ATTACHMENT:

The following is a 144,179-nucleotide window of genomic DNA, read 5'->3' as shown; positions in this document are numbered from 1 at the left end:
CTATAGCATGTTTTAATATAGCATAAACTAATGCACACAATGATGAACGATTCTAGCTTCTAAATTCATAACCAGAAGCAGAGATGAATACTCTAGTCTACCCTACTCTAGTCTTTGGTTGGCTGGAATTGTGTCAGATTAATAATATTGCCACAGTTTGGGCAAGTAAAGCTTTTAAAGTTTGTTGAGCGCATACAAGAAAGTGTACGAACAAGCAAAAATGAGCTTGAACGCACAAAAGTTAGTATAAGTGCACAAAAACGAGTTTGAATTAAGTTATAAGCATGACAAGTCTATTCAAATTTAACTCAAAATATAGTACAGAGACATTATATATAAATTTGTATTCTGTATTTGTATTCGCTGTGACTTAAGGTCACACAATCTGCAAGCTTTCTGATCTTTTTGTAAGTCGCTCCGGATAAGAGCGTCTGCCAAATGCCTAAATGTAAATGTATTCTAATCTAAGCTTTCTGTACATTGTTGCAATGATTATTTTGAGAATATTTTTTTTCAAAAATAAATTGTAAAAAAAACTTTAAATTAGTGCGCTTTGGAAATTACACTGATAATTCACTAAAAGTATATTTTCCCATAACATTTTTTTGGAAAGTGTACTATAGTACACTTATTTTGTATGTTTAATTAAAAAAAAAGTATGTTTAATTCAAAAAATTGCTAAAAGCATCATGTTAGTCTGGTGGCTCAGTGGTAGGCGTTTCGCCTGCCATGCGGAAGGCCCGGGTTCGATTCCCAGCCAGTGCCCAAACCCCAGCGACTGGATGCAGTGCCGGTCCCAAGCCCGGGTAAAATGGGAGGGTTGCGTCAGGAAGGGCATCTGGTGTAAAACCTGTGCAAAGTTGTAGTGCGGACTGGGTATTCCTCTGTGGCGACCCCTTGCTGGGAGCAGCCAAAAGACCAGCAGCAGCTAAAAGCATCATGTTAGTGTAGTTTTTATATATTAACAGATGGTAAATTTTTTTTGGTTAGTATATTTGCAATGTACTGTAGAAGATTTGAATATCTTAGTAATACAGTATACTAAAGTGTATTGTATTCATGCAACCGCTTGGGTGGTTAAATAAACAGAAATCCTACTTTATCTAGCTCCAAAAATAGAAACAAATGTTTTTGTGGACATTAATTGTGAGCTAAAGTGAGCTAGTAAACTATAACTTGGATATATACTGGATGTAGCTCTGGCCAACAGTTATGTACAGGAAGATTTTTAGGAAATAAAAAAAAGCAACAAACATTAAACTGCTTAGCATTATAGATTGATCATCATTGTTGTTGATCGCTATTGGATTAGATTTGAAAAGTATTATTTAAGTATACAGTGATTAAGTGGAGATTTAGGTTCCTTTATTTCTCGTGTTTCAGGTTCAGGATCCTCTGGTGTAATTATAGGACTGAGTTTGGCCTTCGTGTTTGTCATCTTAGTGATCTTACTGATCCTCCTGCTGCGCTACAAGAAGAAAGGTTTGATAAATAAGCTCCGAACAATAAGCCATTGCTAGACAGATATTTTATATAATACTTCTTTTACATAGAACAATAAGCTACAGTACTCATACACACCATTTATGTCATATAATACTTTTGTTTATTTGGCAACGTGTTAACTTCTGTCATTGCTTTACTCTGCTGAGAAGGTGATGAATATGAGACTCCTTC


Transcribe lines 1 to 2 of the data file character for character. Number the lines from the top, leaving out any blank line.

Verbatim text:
The following is a 144,179-nucleotide window of genomic DNA, read 5'->3' as shown; positions in this document are numbered from 1 at the left end:
CTATAGCATGTTTTAATATAGCATAAACTAATGCACACAATGATGAACGATTCTAGCTTCTAAATTCATAACCAGAAGCAGAGATGAATACTCTAGTCTACCCTACTCTAGTCTTTGGTTGGCTGGAATTGTGTCAGATTAATAATATTGCCACAGTTTGGGCAAGTAAAGCTTTTAAAGTTTGTTGAGCGCATACAAGAAAGTGTACGAACAAGCAAAAATGAGCTTGAACGCACAAAAGTTAGTATAAGTGCACAAAAACGAGTTTGAATTAAGTTATAAGCATGACAAGTCTATTCAAATTTAACTCAAAATATAGTACAGAGACATTATATATAAATTTGTATTCTGTATTTGTATTCGCTGTGACTTAAGGTCACACAATCTGCAAGCTTTCTGATCTTTTTGTAAGTCGCTCCGGATAAGAGCGTCTGCCAAATGCCTAAATGTAAATGTATTCTAATCTAAGCTTTCTGTACATTGTTGCAATGATTATTTTGAGAATATTTTTTTTCAAAAATAAATTGTAAAAAAAACTTTAAATTAGTGCGCTTTGGAAATTACACTGATAATTCACTAAAAGTATATTTTCCCATAACATTTTTTTGGAAAGTGTACTATAGTACACTTATTTTGTATGTTTAATTAAAAAAAAAGTATGTTTAATTCAAAAAATTGCTAAAAGCATCATGTTAGTCTGGTGGCTCAGTGGTAGGCGTTTCGCCTGCCATGCGGAAGGCCCGGGTTCGATTCCCAGCCAGTGCCCAAACCCCAGCGACTGGATGCAGTGCCGGTCCCAAGCCCGGGTAAAATGGGAGGGTTGCGTCAGGAAGGGCATCTGGTGTAAAACCTGTGCAAAGTTGTAGTGCGGACTGGGTATTCCTCTGTGGCGACCCCTTGCTGGGAGCAGCCAAAAGACCAGCAGCAGCTAAAAGCATCATGTTAGTGTAGTTTTTATATATTAACAGATGGTAAATTTTTTTTGGTTAGTATATTTGCAATGTACTGTAGAAGATTTGAATATCTTAGTAATACAGTATACTAAAGTGTATTGTATTCATGCAACCGCTTGGGTGGTTAAATAAACAGAAATCCTACTTTATCTAGCTCCAAAAATAGAAACAAATGTTTTTGTGGACATTAATTGTGAGCTAAAGTGAGCTAGTAAACTATAACTTGGATATATACTGGATGTAGCTCTGGCCAACAGTTATGTACAGGAAGATTTTTAGGAAATAAAAAAAAGCAACAAACATTAAACTGCTTAGCATTATAGATTGATCATCATTGTTGTTGATCGCTATTGGATTAGATTTGAAAAGTATTATTTAAGTATACAGTGATTAAGTGGAGATTTAGGTTCCTTTATTTCTCGTGTTTCAGGTTCAGGATCCTCTGGTGTAATTATAGGACTGAGTTTGGCCTTCGTGTTTGTCATCTTAGTGATCTTACTGATCCTCCTGCTGCGCTACAAGAAGAAAGGTTTGATAAATAAGCTCCGAACAATAAGCCATTGCTAGACAGATATTTTATATAATACTTCTTTTACATAGAACAATAAGCTACAGTACTCATACACACCATTTATGTCATATAATACTTTTGTTTATTTGGCAACGTGTTAACTTCTGTCATTGCTTTACTCTGCTGAGAAGGTGATGAATATGAGACTCCTTC